June 20 Mark 12b “The Wisdom of God in a Confused World”

Dear Sisters and Brothers,

On the same day that Jesus is questioned about his authority (in chapter 11), he is confronted by two other groups of people who want to entrap and embarrass him.  Both groups plan on outwitting him in public debate, but both groups are defeated, amazed, and even more determined to bring his downfall.

Early Christians will later identify Jesus as the Word of God (the power of God to create), but also as the Wisdom of God as described in the book of Proverbs (even though Proverbs describes Wisdom as female).  In Proverbs 8, Wisdom speaks about being with God before the beginning of creation and being part of all of God’s works and plans.  So, Jesus is not only seen as being good at debate but being the source of rational thought.

If we are open about our Christian beliefs, we are likely to be challenged someday by the questions of others.   The problem with that is that most people don’t understand the difference between a sound argument and unsound arguments.  A modern political debate (no matter which party)  is so full of unsound arguments that they should have referees with rule books handing out penalties. 

People who ridicule Christianity often make the false assumption that things are proven wrong if you can imagine they are wrong.  For example, “I can imagine the world is flat, so it must be flat.”  Another remarkable thing is that people imagine that their opinion changes reality, so a person who has lost their faith imagines that God’s existence is based on their faith.  A person who says “god is dead” is actually saying either “my faith is dead” or “I believe that god is dead.”  It doesn’t kill me if someone believes that I am dead, and the same applies to everyone (including God).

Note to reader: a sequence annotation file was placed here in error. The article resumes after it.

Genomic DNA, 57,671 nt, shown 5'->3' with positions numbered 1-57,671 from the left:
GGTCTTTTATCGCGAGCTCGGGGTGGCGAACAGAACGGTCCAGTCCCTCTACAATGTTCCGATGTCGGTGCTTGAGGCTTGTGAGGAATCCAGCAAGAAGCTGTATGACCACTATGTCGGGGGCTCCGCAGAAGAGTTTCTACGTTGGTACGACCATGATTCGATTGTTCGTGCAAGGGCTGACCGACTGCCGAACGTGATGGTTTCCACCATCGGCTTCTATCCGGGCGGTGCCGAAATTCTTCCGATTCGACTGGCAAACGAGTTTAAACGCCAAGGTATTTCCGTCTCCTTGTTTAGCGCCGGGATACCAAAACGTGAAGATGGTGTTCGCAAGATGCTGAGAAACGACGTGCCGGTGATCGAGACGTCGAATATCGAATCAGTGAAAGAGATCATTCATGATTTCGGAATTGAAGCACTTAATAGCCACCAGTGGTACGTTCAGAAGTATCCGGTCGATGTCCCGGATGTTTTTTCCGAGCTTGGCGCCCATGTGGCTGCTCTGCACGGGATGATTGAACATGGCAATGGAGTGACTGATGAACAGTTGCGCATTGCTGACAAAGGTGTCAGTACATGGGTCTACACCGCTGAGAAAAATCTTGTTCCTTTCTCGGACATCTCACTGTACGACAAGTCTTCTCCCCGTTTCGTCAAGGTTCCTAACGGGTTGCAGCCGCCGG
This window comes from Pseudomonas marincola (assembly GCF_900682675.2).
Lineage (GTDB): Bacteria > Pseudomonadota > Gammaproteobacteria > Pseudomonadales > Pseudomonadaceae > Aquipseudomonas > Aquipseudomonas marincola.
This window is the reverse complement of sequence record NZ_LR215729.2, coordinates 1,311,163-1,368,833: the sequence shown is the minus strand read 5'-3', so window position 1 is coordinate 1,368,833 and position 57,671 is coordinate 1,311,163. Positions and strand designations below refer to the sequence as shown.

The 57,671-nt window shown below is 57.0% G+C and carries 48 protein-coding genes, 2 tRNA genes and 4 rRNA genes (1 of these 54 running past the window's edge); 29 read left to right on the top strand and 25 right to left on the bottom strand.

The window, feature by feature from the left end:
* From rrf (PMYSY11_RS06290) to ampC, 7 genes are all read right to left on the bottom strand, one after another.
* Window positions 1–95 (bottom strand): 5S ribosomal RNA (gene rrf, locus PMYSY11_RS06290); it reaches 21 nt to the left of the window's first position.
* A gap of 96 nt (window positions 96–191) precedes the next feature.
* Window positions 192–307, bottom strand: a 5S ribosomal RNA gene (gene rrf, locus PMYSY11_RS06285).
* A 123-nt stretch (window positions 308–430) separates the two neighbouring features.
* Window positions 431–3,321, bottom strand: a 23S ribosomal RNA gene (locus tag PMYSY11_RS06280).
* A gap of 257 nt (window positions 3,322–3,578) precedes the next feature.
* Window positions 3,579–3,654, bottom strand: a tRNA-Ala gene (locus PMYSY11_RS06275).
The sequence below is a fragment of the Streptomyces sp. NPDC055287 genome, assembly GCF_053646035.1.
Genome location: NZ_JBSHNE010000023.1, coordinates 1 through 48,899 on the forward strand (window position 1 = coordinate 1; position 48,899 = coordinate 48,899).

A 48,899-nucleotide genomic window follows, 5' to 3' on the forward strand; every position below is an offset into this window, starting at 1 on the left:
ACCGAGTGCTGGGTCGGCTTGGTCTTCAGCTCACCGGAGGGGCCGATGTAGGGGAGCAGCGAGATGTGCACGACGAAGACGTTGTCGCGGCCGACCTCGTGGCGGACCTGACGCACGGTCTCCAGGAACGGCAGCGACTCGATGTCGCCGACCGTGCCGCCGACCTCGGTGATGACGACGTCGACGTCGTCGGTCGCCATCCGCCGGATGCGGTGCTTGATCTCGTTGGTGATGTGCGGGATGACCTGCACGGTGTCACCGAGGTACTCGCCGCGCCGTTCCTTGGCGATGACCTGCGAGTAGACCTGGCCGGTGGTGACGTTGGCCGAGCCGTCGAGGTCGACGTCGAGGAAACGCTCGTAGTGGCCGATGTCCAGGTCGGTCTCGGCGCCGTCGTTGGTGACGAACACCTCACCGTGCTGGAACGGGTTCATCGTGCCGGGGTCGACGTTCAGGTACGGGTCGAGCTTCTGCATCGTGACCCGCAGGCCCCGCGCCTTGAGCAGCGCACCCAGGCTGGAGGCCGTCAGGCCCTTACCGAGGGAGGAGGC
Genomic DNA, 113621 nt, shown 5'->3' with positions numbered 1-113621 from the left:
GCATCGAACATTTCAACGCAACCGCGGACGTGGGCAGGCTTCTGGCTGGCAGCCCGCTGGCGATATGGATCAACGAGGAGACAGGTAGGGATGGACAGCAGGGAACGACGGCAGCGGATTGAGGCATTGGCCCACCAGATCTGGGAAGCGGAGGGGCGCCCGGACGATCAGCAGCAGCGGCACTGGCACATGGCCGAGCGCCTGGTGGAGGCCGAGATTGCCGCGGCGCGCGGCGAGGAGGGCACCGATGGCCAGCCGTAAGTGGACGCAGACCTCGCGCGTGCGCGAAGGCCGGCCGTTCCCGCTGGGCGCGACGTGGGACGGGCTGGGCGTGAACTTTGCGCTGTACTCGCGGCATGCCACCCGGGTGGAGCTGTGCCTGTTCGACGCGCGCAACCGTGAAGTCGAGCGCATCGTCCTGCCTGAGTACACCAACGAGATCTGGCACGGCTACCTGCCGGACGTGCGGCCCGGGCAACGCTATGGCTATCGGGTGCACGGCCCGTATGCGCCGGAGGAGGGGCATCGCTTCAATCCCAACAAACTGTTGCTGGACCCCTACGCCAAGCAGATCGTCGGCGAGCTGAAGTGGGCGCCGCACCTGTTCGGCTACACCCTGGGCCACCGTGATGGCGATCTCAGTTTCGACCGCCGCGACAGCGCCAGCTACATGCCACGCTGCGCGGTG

In fact, logic works beautifully and gives us all sort of information, but it only applies to things that can be measured from the outside.  There are all sorts of things that can’t be measured because we only sense them from the inside (like love, hope, faith, and so on).  Also, God’s existence or non-existence can’t be touched by logic, because the definition of God is someone who “exists” both inside and outside of the known universe.  There are reasonable things, unreasonable things, but God is beyond the reach of reason. Reason can point to God (because it is a gift from God), but faith is an assurance that goes beyond reason.

Mark 12:13-27

Later they sent some of the Pharisees and Herodians to Jesus to catch him in his words. They came to him and said, “Teacher, we know that you are a man of integrity. You aren’t swayed by others, because you pay no attention to who they are; but you teach the way of God in accordance with the truth. Is it right to pay the imperial tax to Caesar or not? Should we pay or shouldn’t we?”

But Jesus knew their hypocrisy. “Why are you trying to trap me?” he asked. “Bring me a denarius and let me look at it.” hey brought the coin, and he asked them, “Whose image is this? And whose inscription?”

“Caesar’s,” they replied.

Then Jesus said to them, “Give back to Caesar what is Caesar’s and to God what is God’s.”

And they were amazed at him.

This group of Herodians and Pharisees are trying to trick Jesus into breaking Roman law.  To teach others to refuse  paying  imperial taxes would  could be punished as disloyalty or even treason.  None of these religious leaders could have avoided paying their taxes without  being punished.  On the other hand it was a sore subject because Caesar was their enemy and a false god.  Since the days of Caesar Augustus, the royal family had claimed to be” descendants of the Roman gods” to assure loyalty and increase their wealth.  For a conscientious Jew to give money to Caesar was both an insult and a sin.